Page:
Caffe El Triunfo: Finding Culinary Silver Lining in Mining Town Rubble

Pizza Baja


On our drive through Baja backcountry between La Paz and Cabo, we stopped in El Triunfo, a dusty, desolate mining town that could easily double as the setting for a Wild West gunfight, or possibly a zombie apocalypse. Instead, Northern California native Marcus Spahr treated us to a flurry of wood-fired foods featuring local ingredients, in a truly unique setting.

After villagers left El Triunfo to work in Todos Santos sugar cane fields, they left the once-thriving silver mining town in shambles. We passed time waiting for our food by wandering through remnants of smoke stacks, crumbled brick walls and rusted machinery.

Restaurant El Triunfo
Spahr has worked hard to make improve the space ever since he opened Caffe El Triunfo. He’s incrementally improved the cafe both indoors and out, laying new brickwork, adding stone slab tables and planting cacti on ledges. We sat on the patio, under a brick and wood roof, with the sound of roosters in the distance.

Restaurant Owner Baja
Spahr is a longtime biker with tattooed arms and twin dangles below his beard. He was born in Oakland, grew up in Ventura County, and started ranching up north near Cobb Mountain in California’s Lake County. He moved to Todos to farm things like mango, avocado, grapefruit. He ran Cafe Todos Santos for 16 years, beginning on October 7, 1993, and sold to chef Angelo Dal Bon from Tre Galline. He opened Caffe El Triunfo four years ago, looking for new challenges, better food, a better setting, and place to build a wood burning oven.

Bread Baja
We arrived and found a mesquite oven with sourdough pain poilane boules in the hearth.

Bread Baja
Spahr brought out slices of two different breads: pan con santos with walnuts and dried cranberries; and crusty bread with rosemary, garlic and white cheddar.

Cheese Baja
We also received Gorgonzola and rich local mozzarella that looked like pats of butter.

Salad Baja
House Salad (100 pesos ~ $8) incorporated crumbled goat cheese, cherry tomatoes, organic lettuces, dried cranberries and candied pecans with pitcher of tart balsamic dressing.

We walked over to Abarrotes La Escondida, one of El Triunfo’s variety stores, and bought a wheel of queso fresco (70 pesos), which they weighed on a worn scale.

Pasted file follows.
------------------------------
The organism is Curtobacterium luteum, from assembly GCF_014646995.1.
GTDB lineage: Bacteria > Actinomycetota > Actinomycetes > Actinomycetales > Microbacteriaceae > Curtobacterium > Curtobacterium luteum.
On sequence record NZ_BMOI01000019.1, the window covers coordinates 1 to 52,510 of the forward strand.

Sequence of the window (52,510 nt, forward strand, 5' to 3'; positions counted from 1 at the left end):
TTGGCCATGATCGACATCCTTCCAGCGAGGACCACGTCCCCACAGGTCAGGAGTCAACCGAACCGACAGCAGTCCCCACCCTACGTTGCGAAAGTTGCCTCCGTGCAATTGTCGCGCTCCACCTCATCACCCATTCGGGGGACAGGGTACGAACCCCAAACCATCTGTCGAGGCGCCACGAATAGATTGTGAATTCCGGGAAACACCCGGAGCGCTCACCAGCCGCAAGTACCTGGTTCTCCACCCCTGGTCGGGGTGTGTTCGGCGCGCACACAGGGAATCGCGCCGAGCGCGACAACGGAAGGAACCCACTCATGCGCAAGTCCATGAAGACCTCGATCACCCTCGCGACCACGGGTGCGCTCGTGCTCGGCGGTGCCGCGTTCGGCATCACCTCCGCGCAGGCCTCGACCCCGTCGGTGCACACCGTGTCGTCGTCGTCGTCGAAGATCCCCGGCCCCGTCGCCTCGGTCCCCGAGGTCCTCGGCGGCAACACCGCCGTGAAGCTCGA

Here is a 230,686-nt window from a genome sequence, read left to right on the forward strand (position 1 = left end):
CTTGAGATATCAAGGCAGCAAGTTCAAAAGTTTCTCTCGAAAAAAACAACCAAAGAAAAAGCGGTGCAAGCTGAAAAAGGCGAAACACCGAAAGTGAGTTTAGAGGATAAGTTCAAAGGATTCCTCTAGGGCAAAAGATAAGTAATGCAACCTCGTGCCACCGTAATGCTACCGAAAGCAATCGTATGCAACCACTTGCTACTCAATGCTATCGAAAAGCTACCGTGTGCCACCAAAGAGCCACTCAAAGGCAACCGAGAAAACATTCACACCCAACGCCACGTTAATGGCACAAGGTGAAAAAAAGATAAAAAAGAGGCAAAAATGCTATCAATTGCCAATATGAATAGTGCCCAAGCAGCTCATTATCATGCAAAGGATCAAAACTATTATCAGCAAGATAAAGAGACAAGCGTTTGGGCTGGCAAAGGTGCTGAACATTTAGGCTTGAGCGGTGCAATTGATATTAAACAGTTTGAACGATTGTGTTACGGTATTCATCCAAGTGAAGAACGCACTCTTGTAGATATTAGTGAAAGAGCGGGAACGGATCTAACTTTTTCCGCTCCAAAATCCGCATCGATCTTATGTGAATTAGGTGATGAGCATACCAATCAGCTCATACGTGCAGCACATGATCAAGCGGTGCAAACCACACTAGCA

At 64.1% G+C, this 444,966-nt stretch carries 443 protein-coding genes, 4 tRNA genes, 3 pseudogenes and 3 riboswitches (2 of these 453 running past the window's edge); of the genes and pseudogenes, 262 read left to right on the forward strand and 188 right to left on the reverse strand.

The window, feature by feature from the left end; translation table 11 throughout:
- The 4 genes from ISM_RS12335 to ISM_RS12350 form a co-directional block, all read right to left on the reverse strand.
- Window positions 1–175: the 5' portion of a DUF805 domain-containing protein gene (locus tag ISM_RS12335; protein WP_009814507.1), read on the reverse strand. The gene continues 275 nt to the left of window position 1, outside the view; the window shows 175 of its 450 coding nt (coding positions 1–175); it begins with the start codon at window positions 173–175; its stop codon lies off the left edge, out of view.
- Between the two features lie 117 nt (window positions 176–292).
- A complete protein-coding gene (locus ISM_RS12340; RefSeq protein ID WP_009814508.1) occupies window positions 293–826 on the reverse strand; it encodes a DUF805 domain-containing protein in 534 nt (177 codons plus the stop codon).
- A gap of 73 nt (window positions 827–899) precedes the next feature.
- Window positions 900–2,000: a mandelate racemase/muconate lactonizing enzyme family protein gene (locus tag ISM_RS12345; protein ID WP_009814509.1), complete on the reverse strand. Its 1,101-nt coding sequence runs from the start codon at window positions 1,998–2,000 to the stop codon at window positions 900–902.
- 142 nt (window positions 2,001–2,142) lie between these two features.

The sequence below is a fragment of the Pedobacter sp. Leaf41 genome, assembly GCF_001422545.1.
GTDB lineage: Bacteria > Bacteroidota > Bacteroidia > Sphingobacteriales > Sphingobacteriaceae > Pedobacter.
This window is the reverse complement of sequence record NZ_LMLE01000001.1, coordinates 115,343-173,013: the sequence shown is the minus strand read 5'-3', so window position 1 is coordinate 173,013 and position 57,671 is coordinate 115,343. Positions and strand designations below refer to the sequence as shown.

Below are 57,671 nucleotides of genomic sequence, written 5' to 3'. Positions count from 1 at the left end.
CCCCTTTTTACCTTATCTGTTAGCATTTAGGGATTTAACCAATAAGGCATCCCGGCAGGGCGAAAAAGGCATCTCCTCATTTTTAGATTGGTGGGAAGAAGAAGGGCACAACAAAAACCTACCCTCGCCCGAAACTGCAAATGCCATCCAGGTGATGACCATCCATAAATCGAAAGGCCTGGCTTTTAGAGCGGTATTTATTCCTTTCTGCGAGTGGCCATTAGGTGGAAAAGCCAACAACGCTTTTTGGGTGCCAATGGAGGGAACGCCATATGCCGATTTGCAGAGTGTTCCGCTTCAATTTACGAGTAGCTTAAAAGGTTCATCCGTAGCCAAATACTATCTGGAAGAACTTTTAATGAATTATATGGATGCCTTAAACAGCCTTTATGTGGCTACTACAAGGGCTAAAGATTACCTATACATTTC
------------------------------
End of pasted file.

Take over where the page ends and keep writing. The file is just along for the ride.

Pizza Baja
For his crisp-crusted pizzas, Spahr uses a sourdough starter that dates to 2002. His Margherita Pizza (180 pesos) incorporated only tomato, basil, fresh mozzarella made at a ranch in town, and a house made tomato sauce that Cafe Santa Fe owner Ezio Colombo taught him. He punctuated the pizza with a judicious amount of shaved Grana Padano and a drizzle of olive oil infused with dried chile de arbol.

Pizza Baja
The other pizza – El Trinufo (240 pesos) – showcased some local flavor, including smoky chipotle marinated arrachera (skirt steak), sweet corn kernels, and crisp, spicy jalapeno slices. This pizza had cracker like edges, and good give in the middle.

It also probably would have been good to try the ravioli, since Spahr described the process for learning how to make the pasta, or possibly the wood-fired pork sandwich.

Bakery Baja
Caffe El Triunfo’s sticky bun lived up to its name, with deep yellow color from egg yolks, a liberal dose of cinnamon and ribbons of sticky, chewy caramel.

Coffee Baja
We finished with espresso, which Spahr and his employees pull in the front room on a three-group lever machine, that operates using propane.

Spahr has managed to breathe new life into El Triunfo, and it’s only fitting that he’s featuring wood fire, since flames once helped to smelt local silver to its most valuable mineral essence, a short walk from the caffe’s back door.

Our visit to Caffe El Triunfo was part of a Baja California Sur tour sponsored by Baja.com.

, El Triunfo, Baja California Sur, Mexico

Caffe El Triunfo: Finding Culinary Silver Lining in Mining Town Rubble

El Triunfo Baja California Sur, Mexico
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Joshua Lurie

Joshua Lurie founded FoodGPS in 2005. Read about him here.

Blog Comments

[…] into Marcus Spahr  on the main street  as he was telling one of  us  that we  were blocking a  local’s […]

[…] but it’s supposed to be super cool), and then lunch and wine in the courtyard of the famous Caffe El Triunfo. I was also curious about the town’s mining history (I have like a million miner ancestors […]

[…] strange history. I want to check out the Eiffel smokestack, the piano museum, have gourmet pizza at Caffe El Triunfo, and generally learn all I can about this tiny ghost town (now showing signs of resurgence) which […]

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